Petaluma ranchers beefing about slaughterhouse access
Last month, Pam Torliatt loaded 25 grass-fed black Angus beef cows onto trucks and shipped them off for sale. The mass exodus represented a quarter of the herd she raised with partner Leo Ghirardelli on organic pastures in Tomales and Pepper Road west of Petaluma.
Since starting the Progressive Pastures label in 2006, Torliatt has peddled beef at Petaluma Market, giving local customers the satisfaction that their food was raised, harvested and sold within a 16-mile radius.
But all that is coming to an end after this year.
Marin Sun Farms, which owns the slaughterhouse on Petaluma Boulevard North - the only USDA-certified meat processing plant in the Bay Area - has informed ranchers that, starting in January, it will no longer process animals for private labels such as Progressive Pastures.
“This puts us out of the business of selling to the retail market,” said Torliatt, a former Petaluma mayor. “Knowing that our community is losing the ability to harvest locally, it's going to have a tremendous impact on agricultural infrastructure. It's going to have a negative affect on local agriculture.”
A promising takeover
Marin Sun Farms' move is a departure from the company's original goal of providing a value-added service for local ranchers, a pledge it made when the company took over the slaughterhouse from the beleaguered Rancho Feeding Corp., in 2014.
Rancho halted operations in February 2014 after several beef recalls. The USDA alleged that Rancho had processed diseased animals and skirted inspections. Two former owners and two employees were convicted on federal charges in a case that led to millions in losses for distributors and ranchers and shook public confidence in food safety.
When Marin Sun Farms, a Point Reyes meat company, reopened the slaughterhouse in April 2014, owner David Evans said at a press conference that local ranchers would be welcome at the facility.
“Anyone within our foodshed now has the opportunity to deliver their livestock, their story, their values to this Petaluma facility and choose from a suite of services, from slaughter to fabrication and packing to sales and distribution, and everything in between,” he said at the time.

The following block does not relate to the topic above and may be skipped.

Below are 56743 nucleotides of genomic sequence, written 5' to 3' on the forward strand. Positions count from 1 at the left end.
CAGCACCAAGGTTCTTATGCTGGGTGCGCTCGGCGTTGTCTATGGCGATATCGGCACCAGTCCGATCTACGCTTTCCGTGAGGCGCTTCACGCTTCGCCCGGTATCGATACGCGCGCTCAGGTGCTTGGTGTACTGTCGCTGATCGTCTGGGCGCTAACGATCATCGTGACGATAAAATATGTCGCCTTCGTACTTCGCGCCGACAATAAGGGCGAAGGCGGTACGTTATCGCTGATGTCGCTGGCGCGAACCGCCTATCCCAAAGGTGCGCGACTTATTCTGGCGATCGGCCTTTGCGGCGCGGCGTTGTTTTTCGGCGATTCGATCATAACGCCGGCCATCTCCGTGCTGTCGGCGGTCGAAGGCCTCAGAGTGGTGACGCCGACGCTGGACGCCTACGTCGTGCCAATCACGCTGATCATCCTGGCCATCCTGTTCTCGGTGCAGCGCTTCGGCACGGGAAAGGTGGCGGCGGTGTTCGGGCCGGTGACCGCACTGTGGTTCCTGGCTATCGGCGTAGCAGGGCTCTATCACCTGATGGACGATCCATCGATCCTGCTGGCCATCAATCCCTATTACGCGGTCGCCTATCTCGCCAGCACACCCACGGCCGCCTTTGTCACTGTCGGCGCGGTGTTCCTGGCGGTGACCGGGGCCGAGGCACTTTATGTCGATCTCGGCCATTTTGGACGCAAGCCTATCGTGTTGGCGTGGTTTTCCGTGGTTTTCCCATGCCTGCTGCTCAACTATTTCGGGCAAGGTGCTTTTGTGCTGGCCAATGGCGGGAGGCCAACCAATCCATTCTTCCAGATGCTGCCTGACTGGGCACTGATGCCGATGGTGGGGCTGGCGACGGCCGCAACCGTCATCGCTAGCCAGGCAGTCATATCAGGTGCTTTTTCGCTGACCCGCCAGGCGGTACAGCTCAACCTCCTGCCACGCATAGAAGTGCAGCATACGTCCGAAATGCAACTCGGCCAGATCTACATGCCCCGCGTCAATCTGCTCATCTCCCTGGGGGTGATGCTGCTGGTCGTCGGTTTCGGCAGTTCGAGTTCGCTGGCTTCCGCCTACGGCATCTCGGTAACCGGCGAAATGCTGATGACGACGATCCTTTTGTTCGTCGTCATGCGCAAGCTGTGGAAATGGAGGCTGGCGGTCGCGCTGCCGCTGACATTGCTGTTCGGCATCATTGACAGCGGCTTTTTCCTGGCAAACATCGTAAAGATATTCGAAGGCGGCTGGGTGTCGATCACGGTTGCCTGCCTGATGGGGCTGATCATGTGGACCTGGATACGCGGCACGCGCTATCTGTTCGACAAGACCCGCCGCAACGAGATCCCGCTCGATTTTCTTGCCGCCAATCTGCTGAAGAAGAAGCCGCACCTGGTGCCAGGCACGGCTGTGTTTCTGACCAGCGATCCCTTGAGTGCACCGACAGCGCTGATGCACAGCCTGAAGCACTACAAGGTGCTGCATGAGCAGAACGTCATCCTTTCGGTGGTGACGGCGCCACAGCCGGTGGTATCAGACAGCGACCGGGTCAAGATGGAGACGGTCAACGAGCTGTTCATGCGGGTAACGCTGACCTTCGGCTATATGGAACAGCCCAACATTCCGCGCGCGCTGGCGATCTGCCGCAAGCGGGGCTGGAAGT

But that welcome mat was withdrawn in the October announcement to discontinue private label processing, local ranchers say, accusing Marin Sun Farms of seeking to drive out local competition.
The company will continue to process animals for its own brands, including Mindful Meats.
‘A hard decision to make'
But Marin Sun Farms owners said the change is driven by a labor shortage and rising costs, which has forced the company to cut back shifts at the slaughterhouse.
Claire Herminjard, Mindful Meats founder and co-owner of Marin Sun Farms, said the facility will still process animals from independent ranchers selling under the Marin Sun Farms label. She said the company is still relatively small compared to large agribusiness conglomerates that dominate the animal processing sector.
“We are a small company,” said Herminjard, who married Evans in 2016. “We seem like we aren't because we own a production facility. But we're not an evil company trying to take out the little guy. It hurts to hear that feedback when we have been supporting local farmers. People are pointing a finger at us because they are frustrated.”
Herminjard said the cannabis industry has siphoned off employees and caused labor costs to increase. Marin Sun Farms employs 60 people.
Herminjard said the company has reached out to other slaughterhouses to see if they can take animals from local ranches. The next closest USDA-inspected slaughterhouse is in Humboldt County.
“We just don't have the bandwidth to make it work,” she said. “We do care about the integrity and fabric of the local agricultural community. We had a hard decision to make.”
She said Marin Sun Farms would “reevaluate” the decision after the first quarter of next year. But the ripple effects have already rocked the tight-knit local ranching community.
Mark Pasternak, who has raised pigs on his Nicasio Ranch for more than 30 years, said he will either have to ship his animals to processing facilities in Orland and Modesto or go out of business.
He said hauling animals out of the area adds cost and increases the carbon footprint of the products, something environmentally conscious consumers increasingly reject.
He accused Marin Sun Farms of monopolizing the local production facility at the expense of smaller farmers.
“The owner said he wanted to help small farmers, but quite frankly I, and others, didn't ever believe him,” he said. “This is not unexpected. I think he's trying to be the only game in town. I'm very disappointed but I'm not surprised.”